#2021: we’ve been here before

For better or worse, the new year opens redolent with volatility and sense of déjà vu.

To appreciate the potential for change – of one dynamic day, month or year – we need only look back to 1644 and the turning point of the English Civil War, The Battle Of Marston Moor. This compelling documentary summarises the forces at play and reasons for great upheaval with historic conflict. As illustrated above, in this age of transition, powder energy overcame chivalrous armour, people power stalled the gilt horse.

English_civil_war_map_1642_to_1645

Battle_of_Marston_Moor,_1644

Couched as inter-church battle in military garb, this was in fact media contest of the day. Professional dissemblers were staking their long-term claims. Communication power was steadily changing hands.

A unitary monopoly on truth and influence, Roman Catholicism had been checked by the Tudors – Henry VIII (1509-1547) and Elizabeth I (1558-1603) – giving birth to the English monarchs’ own publicity machine, the Anglican Church of England. Yet, semi-Catholic in style and ritual, this highly formal and hierarchical edifice lacked the democracy full Reformation presently demanded. New Protestant religion was diversifying fast and with a vengeance.

Covenanted Scottish Presbyterianism from the north – that had offed their Catholic Queen Mary by Elizabeth’s hand in 1587 – held great public and therefore parliamentary sway. They joined and swung the war in 1644.

Marston Moor proved who could muster the muscle and mien for the immediate future. The monarchs’ unitary power – by “divine right” – was under challenge towards its wane, with decapitation.

Church influence was utterly critical as informer of all communities on every minor and major event, shaping loyalties and therefore reality of the day. Out of this spreading contest of pulpit faiths came the pamphlet and newspaper revolution: the rise of the fourth estate with modern democratic forms eventually maturing.

So civil war was the result of unresolved conflicts of ‘truth’ – the situation social media has closely reproduced in the early twenty-first century.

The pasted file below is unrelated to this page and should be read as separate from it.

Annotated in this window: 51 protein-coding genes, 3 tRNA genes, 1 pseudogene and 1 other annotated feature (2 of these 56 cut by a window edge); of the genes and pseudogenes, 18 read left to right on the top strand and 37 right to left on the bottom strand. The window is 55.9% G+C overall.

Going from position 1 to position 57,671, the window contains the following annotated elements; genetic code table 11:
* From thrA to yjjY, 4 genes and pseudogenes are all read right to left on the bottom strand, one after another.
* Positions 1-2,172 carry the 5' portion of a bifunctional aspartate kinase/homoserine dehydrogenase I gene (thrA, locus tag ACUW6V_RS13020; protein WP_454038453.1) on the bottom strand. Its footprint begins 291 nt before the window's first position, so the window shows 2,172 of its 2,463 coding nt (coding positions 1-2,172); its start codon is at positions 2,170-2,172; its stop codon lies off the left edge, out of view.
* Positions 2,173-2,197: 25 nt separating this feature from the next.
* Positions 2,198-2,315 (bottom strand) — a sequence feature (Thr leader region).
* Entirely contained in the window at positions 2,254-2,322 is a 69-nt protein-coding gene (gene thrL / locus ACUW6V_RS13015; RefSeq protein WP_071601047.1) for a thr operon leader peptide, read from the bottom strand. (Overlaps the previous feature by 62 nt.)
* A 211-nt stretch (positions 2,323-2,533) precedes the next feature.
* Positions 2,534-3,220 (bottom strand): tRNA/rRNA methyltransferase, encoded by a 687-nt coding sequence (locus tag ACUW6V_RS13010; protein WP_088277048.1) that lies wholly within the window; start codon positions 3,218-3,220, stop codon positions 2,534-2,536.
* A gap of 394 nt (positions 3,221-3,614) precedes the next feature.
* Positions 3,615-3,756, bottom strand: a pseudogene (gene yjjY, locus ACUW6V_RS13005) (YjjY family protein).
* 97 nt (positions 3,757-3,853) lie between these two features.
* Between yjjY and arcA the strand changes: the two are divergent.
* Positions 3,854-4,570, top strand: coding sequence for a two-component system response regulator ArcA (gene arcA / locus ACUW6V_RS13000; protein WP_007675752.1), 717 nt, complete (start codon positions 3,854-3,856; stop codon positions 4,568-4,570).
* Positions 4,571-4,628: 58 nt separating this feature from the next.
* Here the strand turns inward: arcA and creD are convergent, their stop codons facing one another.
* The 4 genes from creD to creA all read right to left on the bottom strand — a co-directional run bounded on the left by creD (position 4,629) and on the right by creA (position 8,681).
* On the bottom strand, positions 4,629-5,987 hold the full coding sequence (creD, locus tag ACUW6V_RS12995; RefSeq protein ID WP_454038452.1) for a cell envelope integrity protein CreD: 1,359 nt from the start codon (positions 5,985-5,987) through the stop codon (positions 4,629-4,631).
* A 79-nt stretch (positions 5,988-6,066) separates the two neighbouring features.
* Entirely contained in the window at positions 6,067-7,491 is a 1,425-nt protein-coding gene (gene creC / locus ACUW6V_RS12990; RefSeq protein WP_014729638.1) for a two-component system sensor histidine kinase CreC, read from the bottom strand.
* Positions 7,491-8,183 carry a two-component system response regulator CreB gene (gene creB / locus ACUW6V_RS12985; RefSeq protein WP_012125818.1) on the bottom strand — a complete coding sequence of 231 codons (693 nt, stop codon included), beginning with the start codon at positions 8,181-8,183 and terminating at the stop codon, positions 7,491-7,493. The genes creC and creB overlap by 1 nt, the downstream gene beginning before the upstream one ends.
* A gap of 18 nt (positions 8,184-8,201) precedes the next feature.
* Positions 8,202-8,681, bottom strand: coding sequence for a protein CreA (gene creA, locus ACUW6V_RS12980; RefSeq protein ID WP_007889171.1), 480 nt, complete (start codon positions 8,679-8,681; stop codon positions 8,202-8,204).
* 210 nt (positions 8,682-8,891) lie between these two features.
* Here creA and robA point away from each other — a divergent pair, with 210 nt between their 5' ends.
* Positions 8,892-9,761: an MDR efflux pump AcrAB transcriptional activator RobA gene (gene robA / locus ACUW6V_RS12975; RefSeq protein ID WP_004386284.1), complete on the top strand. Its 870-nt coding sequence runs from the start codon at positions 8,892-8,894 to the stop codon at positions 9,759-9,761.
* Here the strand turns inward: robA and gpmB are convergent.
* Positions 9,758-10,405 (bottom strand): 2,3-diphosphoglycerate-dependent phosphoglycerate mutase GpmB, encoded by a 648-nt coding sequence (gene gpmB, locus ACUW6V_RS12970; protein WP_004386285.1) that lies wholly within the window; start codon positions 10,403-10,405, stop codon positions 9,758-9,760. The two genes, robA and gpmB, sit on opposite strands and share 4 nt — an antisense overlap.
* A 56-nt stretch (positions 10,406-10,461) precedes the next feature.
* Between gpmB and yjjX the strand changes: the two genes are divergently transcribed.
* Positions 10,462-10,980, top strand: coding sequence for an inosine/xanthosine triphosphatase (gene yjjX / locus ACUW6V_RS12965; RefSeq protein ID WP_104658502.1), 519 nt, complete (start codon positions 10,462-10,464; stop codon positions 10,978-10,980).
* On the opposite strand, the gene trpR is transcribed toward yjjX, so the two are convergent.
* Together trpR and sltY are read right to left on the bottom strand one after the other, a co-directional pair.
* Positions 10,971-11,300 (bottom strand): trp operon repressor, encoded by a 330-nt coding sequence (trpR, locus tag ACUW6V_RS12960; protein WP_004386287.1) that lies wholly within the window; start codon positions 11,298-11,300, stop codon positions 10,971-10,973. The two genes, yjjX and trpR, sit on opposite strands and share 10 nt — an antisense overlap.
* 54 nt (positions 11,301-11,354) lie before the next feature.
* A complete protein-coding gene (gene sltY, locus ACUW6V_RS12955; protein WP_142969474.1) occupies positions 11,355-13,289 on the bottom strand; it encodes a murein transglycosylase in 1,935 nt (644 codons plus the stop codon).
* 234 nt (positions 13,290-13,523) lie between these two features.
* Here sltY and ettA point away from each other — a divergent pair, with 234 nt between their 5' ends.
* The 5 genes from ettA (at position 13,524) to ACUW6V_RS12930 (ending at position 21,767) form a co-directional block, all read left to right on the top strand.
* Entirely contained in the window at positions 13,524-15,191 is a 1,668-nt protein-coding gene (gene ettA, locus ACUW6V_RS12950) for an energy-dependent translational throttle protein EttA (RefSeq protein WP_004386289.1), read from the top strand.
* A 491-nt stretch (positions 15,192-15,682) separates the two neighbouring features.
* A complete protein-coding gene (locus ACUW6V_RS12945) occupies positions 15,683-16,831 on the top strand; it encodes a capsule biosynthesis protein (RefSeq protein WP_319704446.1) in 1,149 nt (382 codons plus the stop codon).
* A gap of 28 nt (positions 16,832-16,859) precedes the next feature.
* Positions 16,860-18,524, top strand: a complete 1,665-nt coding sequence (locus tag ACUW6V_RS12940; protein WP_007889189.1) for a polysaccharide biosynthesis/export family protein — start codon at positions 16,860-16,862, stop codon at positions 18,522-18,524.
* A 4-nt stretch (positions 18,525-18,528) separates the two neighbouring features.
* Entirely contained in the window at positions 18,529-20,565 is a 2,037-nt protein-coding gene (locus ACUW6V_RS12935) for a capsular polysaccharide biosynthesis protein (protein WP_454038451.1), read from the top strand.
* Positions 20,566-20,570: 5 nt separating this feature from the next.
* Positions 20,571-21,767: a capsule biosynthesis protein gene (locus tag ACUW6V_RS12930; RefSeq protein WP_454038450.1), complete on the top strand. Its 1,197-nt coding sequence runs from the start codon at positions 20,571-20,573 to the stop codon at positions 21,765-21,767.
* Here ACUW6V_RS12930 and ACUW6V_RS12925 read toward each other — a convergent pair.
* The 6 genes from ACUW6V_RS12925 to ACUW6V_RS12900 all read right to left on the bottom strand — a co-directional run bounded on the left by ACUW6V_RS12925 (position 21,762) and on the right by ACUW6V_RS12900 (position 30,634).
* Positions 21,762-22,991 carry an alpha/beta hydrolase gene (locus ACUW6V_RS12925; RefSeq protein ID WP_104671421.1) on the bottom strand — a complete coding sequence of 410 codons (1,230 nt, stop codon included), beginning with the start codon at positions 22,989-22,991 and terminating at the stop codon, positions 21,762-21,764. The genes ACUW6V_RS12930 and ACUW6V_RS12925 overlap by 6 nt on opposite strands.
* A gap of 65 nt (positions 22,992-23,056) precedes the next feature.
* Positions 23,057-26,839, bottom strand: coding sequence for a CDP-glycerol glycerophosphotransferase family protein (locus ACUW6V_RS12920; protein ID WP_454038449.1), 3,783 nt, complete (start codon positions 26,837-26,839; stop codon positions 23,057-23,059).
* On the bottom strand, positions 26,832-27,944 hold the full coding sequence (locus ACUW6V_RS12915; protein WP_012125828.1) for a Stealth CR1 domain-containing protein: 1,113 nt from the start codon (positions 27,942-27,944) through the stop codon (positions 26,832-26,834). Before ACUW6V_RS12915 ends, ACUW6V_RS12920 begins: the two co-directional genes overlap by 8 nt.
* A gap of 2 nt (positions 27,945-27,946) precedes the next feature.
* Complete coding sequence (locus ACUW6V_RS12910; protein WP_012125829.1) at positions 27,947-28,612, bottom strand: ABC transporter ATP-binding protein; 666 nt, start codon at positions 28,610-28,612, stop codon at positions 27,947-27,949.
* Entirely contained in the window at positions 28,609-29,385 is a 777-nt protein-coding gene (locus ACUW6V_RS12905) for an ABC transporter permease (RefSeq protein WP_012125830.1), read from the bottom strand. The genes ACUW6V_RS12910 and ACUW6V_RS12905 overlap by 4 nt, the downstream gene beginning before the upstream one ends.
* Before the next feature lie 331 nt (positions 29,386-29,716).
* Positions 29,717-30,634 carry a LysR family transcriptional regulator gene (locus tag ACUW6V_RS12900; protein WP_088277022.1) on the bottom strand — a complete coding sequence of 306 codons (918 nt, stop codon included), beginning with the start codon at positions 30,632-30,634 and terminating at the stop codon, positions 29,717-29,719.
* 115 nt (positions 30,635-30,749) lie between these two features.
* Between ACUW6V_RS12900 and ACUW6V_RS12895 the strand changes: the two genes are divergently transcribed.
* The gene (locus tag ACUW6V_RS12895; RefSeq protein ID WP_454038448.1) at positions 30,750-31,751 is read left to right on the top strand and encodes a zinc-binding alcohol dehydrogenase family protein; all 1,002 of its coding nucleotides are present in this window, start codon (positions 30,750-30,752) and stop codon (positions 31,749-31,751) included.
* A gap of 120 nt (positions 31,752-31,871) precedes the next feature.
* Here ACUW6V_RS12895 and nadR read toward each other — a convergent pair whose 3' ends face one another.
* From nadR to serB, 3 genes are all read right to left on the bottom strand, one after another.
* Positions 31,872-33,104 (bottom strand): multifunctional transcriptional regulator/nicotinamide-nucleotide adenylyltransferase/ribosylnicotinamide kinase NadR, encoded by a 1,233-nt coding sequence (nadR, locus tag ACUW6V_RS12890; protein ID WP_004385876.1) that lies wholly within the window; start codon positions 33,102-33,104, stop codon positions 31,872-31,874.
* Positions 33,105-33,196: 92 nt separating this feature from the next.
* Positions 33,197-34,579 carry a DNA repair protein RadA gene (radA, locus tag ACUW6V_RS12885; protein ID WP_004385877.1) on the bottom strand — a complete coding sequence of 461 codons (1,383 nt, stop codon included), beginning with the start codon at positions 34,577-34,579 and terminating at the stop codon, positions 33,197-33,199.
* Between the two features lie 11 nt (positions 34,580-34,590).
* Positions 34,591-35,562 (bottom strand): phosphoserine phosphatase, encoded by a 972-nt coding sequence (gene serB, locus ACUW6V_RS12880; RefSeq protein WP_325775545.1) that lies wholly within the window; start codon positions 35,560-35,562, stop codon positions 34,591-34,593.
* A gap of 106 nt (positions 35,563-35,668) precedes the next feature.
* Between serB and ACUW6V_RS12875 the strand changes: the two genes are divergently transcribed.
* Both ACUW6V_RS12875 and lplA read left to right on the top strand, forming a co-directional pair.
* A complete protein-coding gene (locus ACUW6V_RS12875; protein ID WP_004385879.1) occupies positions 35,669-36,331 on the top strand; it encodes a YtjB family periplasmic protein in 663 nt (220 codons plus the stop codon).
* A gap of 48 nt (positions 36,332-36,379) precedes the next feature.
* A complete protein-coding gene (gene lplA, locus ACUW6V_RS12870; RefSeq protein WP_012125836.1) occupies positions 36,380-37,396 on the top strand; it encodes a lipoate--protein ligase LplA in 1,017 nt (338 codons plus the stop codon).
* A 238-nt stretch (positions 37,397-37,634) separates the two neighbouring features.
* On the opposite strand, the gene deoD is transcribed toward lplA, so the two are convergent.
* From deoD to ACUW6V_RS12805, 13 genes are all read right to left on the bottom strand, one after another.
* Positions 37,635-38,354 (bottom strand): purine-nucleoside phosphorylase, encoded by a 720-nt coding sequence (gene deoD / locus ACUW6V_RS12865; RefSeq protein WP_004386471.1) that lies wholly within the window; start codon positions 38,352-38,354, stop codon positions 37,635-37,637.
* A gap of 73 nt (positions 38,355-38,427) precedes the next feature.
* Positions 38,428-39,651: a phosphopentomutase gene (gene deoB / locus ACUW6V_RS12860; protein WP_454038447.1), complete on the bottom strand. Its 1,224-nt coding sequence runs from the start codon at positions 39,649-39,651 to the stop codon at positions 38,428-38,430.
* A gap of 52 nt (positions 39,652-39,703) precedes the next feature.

How many new civil wars are this decade taking shape, from recent mass emergence of the fifth estate?

The global social disparities that drove the British 1640s revolution are only more attenuated now. The new age of propaganda looks a lot like the past. – t.b.c.

The birth of publishing for extended justice:

il_794xN.2018326660_i2yw

Screenshot at 2021-01-17 13-21-46

EEgNlP1W4AAem01

… and against:

Confession-of-Richard-Brandon-hst_tl_1600_E_561_14

Screenshot at 2021-01-17 17-44-45

Other references:

https://en.wikipedia.org/wiki/List_of_English_monarchs

Mary Queen of Scots (2018)

Elizabeth (1998) and Elizabeth: The Golden Age (2007)

https://en.wikipedia.org/wiki/Charles_I_of_England

https://en.wikipedia.org/wiki/English_Civil_War

https://en.wikipedia.org/wiki/Fifth_Estate :

“People having the power to express themselves at scale is a new kind of force in the world — a ‘Fifth Estate’ alongside the other power structures of society. People no longer have to rely on traditional gatekeepers in politics or media to make their voices heard, and that has important consequences. I understand the concerns about how tech platforms have centralized power, but I actually believe the much bigger story is how much these platforms have decentralized power by putting it directly into people’s hands.” – Mark Zuckerberg, 2019.

 

Leave a Reply

Fill in your details below or click an icon to log in:

WordPress.com Logo

You are commenting using your WordPress.com account. Log Out /  Change )

Google photo

You are commenting using your Google account. Log Out /  Change )

Twitter picture

You are commenting using your Twitter account. Log Out /  Change )

Facebook photo

You are commenting using your Facebook account. Log Out /  Change )

Connecting to %s